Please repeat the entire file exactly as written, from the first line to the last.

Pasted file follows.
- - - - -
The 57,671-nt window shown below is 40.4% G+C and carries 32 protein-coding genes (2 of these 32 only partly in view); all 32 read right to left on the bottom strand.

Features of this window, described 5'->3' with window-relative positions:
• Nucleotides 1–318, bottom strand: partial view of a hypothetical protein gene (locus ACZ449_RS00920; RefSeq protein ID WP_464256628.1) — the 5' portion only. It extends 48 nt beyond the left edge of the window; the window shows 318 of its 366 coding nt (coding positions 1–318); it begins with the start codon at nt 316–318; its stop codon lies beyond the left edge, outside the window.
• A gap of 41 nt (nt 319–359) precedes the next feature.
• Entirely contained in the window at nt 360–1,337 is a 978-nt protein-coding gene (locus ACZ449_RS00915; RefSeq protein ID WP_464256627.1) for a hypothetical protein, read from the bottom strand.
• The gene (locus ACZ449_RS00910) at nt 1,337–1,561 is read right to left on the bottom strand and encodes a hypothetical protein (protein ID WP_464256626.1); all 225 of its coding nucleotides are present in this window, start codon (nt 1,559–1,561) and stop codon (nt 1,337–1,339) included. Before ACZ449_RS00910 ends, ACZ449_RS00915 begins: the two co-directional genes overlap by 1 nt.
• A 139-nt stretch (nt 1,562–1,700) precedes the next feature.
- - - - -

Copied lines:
The 57,671-nt window shown below is 40.4% G+C and carries 32 protein-coding genes (2 of these 32 only partly in view); all 32 read right to left on the bottom strand.

Features of this window, described 5'->3' with window-relative positions:
• Nucleotides 1–318, bottom strand: partial view of a hypothetical protein gene (locus ACZ449_RS00920; RefSeq protein ID WP_464256628.1) — the 5' portion only. It extends 48 nt beyond the left edge of the window; the window shows 318 of its 366 coding nt (coding positions 1–318); it begins with the start codon at nt 316–318; its stop codon lies beyond the left edge, outside the window.
• A gap of 41 nt (nt 319–359) precedes the next feature.
• Entirely contained in the window at nt 360–1,337 is a 978-nt protein-coding gene (locus ACZ449_RS00915; RefSeq protein ID WP_464256627.1) for a hypothetical protein, read from the bottom strand.
• The gene (locus ACZ449_RS00910) at nt 1,337–1,561 is read right to left on the bottom strand and encodes a hypothetical protein (protein ID WP_464256626.1); all 225 of its coding nucleotides are present in this window, start codon (nt 1,559–1,561) and stop codon (nt 1,337–1,339) included. Before ACZ449_RS00910 ends, ACZ449_RS00915 begins: the two co-directional genes overlap by 1 nt.
• A 139-nt stretch (nt 1,562–1,700) precedes the next feature.